Thousand arms dating guide
Pit 2 has cavalry and infantry units as well as war chariots and is thought to represent a military guard.
Pit 3 is the command post, with high-ranking officers and a war chariot.
The construction of the tomb was described by historian Sima Qian (145–90 BCE) in his most noted work Shiji, written a century after the mausoleum's completion.
Work on the mausoleum began in 246 BCE soon after Emperor Qin (then aged 13) ascended the throne, and the project eventually involved 700,000 workers.
They variously contain bronze carriages, terracotta figures of entertainers such as acrobats and strongmen, officials, stone armour suits, burials sites of horses, rare animals and labourers, as well as bronze cranes and ducks set in an underground park. They vary in height, uniform, and hairstyle in accordance with rank.
Their faces appear to be different for each individual figure; scholars, however, have identified 10 basic face shapes.
This discovery prompted Chinese archaeologists to investigate, revealing the largest pottery figurine group ever found in China.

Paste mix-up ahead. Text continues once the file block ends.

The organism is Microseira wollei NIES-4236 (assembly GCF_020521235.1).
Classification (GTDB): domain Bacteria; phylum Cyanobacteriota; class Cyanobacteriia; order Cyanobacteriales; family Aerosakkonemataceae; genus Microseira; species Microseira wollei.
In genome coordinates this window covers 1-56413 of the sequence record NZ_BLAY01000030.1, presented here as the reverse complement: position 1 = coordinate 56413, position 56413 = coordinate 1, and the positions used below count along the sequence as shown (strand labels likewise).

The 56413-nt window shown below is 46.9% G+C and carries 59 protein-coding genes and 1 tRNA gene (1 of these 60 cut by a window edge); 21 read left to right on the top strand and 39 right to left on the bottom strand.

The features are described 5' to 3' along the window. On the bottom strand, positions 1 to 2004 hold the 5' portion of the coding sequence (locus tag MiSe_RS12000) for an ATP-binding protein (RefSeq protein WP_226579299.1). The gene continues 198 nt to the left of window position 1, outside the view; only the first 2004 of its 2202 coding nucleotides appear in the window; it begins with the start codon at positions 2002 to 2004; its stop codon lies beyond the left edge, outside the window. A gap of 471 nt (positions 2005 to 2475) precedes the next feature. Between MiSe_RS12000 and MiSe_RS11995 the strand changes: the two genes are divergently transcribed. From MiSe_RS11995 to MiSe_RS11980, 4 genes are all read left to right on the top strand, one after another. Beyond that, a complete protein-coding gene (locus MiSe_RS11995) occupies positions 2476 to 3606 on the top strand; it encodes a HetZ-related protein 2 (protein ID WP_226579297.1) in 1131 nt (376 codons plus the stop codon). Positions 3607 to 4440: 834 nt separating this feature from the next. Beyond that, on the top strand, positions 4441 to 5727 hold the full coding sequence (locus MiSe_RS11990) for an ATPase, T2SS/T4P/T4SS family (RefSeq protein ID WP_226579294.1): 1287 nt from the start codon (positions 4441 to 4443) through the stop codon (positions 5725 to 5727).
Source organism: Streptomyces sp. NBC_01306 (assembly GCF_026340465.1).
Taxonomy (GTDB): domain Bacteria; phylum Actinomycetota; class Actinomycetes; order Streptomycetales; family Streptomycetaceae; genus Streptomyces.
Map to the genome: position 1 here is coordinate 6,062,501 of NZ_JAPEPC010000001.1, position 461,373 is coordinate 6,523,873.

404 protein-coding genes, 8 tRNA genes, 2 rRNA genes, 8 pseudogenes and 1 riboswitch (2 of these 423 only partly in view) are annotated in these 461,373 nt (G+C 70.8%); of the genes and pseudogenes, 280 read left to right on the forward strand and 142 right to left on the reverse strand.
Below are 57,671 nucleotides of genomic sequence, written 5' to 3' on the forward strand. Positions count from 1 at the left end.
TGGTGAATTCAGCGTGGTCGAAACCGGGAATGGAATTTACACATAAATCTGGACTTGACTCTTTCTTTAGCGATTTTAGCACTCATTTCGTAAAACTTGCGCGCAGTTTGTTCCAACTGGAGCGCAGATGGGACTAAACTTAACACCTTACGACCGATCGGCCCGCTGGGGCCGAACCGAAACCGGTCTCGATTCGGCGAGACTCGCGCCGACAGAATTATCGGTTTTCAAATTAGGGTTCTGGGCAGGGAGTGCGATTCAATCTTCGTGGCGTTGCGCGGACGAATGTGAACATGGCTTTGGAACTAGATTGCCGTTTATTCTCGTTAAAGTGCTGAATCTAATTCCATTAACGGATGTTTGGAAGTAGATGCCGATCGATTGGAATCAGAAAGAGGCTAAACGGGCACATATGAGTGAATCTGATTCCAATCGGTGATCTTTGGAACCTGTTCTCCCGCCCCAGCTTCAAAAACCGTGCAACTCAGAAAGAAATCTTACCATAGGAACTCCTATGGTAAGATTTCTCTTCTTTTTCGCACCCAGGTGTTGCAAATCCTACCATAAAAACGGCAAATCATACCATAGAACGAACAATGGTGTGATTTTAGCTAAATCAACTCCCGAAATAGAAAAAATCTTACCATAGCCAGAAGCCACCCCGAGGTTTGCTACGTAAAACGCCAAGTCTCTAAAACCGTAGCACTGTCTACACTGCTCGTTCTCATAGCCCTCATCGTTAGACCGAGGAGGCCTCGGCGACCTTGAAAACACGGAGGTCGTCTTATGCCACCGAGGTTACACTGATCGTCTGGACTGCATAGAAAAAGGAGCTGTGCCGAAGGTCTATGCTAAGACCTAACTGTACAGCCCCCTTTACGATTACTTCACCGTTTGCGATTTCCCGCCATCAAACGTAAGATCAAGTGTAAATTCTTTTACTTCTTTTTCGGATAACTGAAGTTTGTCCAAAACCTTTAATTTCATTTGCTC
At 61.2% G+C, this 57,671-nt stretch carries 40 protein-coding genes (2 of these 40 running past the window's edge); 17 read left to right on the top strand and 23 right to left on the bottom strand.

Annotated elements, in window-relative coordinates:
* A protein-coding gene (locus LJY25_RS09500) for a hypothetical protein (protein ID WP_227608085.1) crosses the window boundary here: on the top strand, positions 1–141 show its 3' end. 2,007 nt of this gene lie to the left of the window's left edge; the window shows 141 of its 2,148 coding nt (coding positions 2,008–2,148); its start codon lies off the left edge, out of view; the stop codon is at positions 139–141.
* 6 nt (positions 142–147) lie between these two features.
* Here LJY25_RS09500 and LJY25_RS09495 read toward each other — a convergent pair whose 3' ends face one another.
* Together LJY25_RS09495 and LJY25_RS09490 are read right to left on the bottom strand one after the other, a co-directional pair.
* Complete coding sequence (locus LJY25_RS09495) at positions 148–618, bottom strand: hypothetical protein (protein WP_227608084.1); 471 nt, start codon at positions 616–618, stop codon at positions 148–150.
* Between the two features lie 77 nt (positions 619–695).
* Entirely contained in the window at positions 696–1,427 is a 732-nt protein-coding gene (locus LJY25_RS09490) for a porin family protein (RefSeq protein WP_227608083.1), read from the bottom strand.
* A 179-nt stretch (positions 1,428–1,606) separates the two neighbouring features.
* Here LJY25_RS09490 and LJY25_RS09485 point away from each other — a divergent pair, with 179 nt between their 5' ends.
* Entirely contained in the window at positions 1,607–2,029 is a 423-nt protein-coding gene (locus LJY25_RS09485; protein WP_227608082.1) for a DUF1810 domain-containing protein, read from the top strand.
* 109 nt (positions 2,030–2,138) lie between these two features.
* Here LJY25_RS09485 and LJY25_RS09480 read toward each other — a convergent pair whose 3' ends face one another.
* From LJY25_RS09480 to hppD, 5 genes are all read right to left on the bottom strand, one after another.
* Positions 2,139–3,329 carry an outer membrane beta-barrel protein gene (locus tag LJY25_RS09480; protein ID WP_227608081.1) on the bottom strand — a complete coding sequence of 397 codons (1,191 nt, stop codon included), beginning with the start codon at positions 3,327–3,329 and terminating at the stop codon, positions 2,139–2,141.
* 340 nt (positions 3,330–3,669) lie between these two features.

A museum complex has since been constructed over the area, with the largest pit enclosed within with a large structure.
Some of the figures in Pits 1 and 2 show fire damage, while remains of burnt ceiling rafters have also been found.
This design was also used for the tombs of nobles and would have resembled palace hallways when built.
The wooden ceilings were covered with reed mats and layers of clay for waterproofing, and then mounded with more soil raising them about 2 to 3 metres (6 ft 7 in to 9 ft 10 in) above the surrounding ground level when completed.
These were discarded as worthless and used along with soil to back fill the excavations.
These are located approximately 1.5 kilometres (0.93 mi) east of the burial mound.